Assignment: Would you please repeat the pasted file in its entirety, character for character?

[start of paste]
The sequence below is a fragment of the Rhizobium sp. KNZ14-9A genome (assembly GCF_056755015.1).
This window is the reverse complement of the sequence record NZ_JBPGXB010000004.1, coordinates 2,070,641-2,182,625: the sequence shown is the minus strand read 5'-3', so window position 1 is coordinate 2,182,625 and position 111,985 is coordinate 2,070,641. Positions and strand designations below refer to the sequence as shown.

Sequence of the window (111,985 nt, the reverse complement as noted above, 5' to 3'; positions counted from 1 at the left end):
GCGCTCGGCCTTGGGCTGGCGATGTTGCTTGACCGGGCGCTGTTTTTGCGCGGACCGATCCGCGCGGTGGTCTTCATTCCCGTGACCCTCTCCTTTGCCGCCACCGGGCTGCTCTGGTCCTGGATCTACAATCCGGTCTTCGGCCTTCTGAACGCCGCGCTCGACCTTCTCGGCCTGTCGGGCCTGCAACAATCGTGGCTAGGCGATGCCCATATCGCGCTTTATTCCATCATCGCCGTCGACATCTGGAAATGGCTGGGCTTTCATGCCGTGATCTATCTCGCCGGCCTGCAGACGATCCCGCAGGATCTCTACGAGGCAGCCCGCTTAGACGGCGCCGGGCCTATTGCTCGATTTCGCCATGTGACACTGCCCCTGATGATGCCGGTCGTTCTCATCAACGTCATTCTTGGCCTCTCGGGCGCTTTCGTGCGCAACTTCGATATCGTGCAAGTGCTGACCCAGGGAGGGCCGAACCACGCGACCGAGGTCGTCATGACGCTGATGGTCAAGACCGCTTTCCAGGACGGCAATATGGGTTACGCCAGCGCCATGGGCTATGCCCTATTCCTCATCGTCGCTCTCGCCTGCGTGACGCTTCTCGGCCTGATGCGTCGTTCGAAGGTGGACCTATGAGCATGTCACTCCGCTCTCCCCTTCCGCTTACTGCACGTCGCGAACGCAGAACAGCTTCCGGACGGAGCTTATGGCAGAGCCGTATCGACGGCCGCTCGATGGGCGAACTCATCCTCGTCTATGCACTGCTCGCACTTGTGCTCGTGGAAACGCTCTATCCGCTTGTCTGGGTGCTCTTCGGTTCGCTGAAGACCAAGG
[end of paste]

The sequence below is a fragment of the Rhizobium sp. KNZ14-9A genome (assembly GCF_056755015.1).
This window is the reverse complement of the sequence record NZ_JBPGXB010000004.1, coordinates 2,070,641-2,182,625: the sequence shown is the minus strand read 5'-3', so window position 1 is coordinate 2,182,625 and position 111,985 is coordinate 2,070,641. Positions and strand designations below refer to the sequence as shown.

Sequence of the window (111,985 nt, the reverse complement as noted above, 5' to 3'; positions counted from 1 at the left end):
GCGCTCGGCCTTGGGCTGGCGATGTTGCTTGACCGGGCGCTGTTTTTGCGCGGACCGATCCGCGCGGTGGTCTTCATTCCCGTGACCCTCTCCTTTGCCGCCACCGGGCTGCTCTGGTCCTGGATCTACAATCCGGTCTTCGGCCTTCTGAACGCCGCGCTCGACCTTCTCGGCCTGTCGGGCCTGCAACAATCGTGGCTAGGCGATGCCCATATCGCGCTTTATTCCATCATCGCCGTCGACATCTGGAAATGGCTGGGCTTTCATGCCGTGATCTATCTCGCCGGCCTGCAGACGATCCCGCAGGATCTCTACGAGGCAGCCCGCTTAGACGGCGCCGGGCCTATTGCTCGATTTCGCCATGTGACACTGCCCCTGATGATGCCGGTCGTTCTCATCAACGTCATTCTTGGCCTCTCGGGCGCTTTCGTGCGCAACTTCGATATCGTGCAAGTGCTGACCCAGGGAGGGCCGAACCACGCGACCGAGGTCGTCATGACGCTGATGGTCAAGACCGCTTTCCAGGACGGCAATATGGGTTACGCCAGCGCCATGGGCTATGCCCTATTCCTCATCGTCGCTCTCGCCTGCGTGACGCTTCTCGGCCTGATGCGTCGTTCGAAGGTGGACCTATGAGCATGTCACTCCGCTCTCCCCTTCCGCTTACTGCACGTCGCGAACGCAGAACAGCTTCCGGACGGAGCTTATGGCAGAGCCGTATCGACGGCCGCTCGATGGGCGAACTCATCCTCGTCTATGCACTGCTCGCACTTGTGCTCGTGGAAACGCTCTATCCGCTTGTCTGGGTGCTCTTCGGTTCGCTGAAGACCAAGG